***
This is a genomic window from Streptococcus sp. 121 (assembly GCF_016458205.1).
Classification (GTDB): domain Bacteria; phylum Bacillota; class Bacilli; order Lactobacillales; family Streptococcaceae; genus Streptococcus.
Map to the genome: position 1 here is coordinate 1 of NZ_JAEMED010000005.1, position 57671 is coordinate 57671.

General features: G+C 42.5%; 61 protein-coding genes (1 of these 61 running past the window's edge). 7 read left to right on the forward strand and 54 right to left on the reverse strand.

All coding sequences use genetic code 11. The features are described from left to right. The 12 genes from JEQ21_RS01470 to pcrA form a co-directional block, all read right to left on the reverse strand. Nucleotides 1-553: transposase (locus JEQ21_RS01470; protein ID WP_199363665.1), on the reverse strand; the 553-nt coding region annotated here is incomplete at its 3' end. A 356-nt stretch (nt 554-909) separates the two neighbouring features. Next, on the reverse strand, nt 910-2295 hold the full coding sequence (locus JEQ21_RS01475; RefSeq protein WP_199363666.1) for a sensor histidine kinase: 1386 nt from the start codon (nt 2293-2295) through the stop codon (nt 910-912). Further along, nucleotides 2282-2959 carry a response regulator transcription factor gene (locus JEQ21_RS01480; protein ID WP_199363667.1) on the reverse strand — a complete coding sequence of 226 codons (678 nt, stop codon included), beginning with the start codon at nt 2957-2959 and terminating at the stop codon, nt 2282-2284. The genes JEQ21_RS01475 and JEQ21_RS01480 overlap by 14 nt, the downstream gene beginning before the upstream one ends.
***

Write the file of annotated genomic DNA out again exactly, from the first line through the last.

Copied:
This is a genomic window from Streptococcus sp. 121 (assembly GCF_016458205.1).
Classification (GTDB): domain Bacteria; phylum Bacillota; class Bacilli; order Lactobacillales; family Streptococcaceae; genus Streptococcus.
Map to the genome: position 1 here is coordinate 1 of NZ_JAEMED010000005.1, position 57671 is coordinate 57671.

General features: G+C 42.5%; 61 protein-coding genes (1 of these 61 running past the window's edge). 7 read left to right on the forward strand and 54 right to left on the reverse strand.

All coding sequences use genetic code 11. The features are described from left to right. The 12 genes from JEQ21_RS01470 to pcrA form a co-directional block, all read right to left on the reverse strand. Nucleotides 1-553: transposase (locus JEQ21_RS01470; protein ID WP_199363665.1), on the reverse strand; the 553-nt coding region annotated here is incomplete at its 3' end. A 356-nt stretch (nt 554-909) separates the two neighbouring features. Next, on the reverse strand, nt 910-2295 hold the full coding sequence (locus JEQ21_RS01475; RefSeq protein WP_199363666.1) for a sensor histidine kinase: 1386 nt from the start codon (nt 2293-2295) through the stop codon (nt 910-912). Further along, nucleotides 2282-2959 carry a response regulator transcription factor gene (locus JEQ21_RS01480; protein ID WP_199363667.1) on the reverse strand — a complete coding sequence of 226 codons (678 nt, stop codon included), beginning with the start codon at nt 2957-2959 and terminating at the stop codon, nt 2282-2284. The genes JEQ21_RS01475 and JEQ21_RS01480 overlap by 14 nt, the downstream gene beginning before the upstream one ends.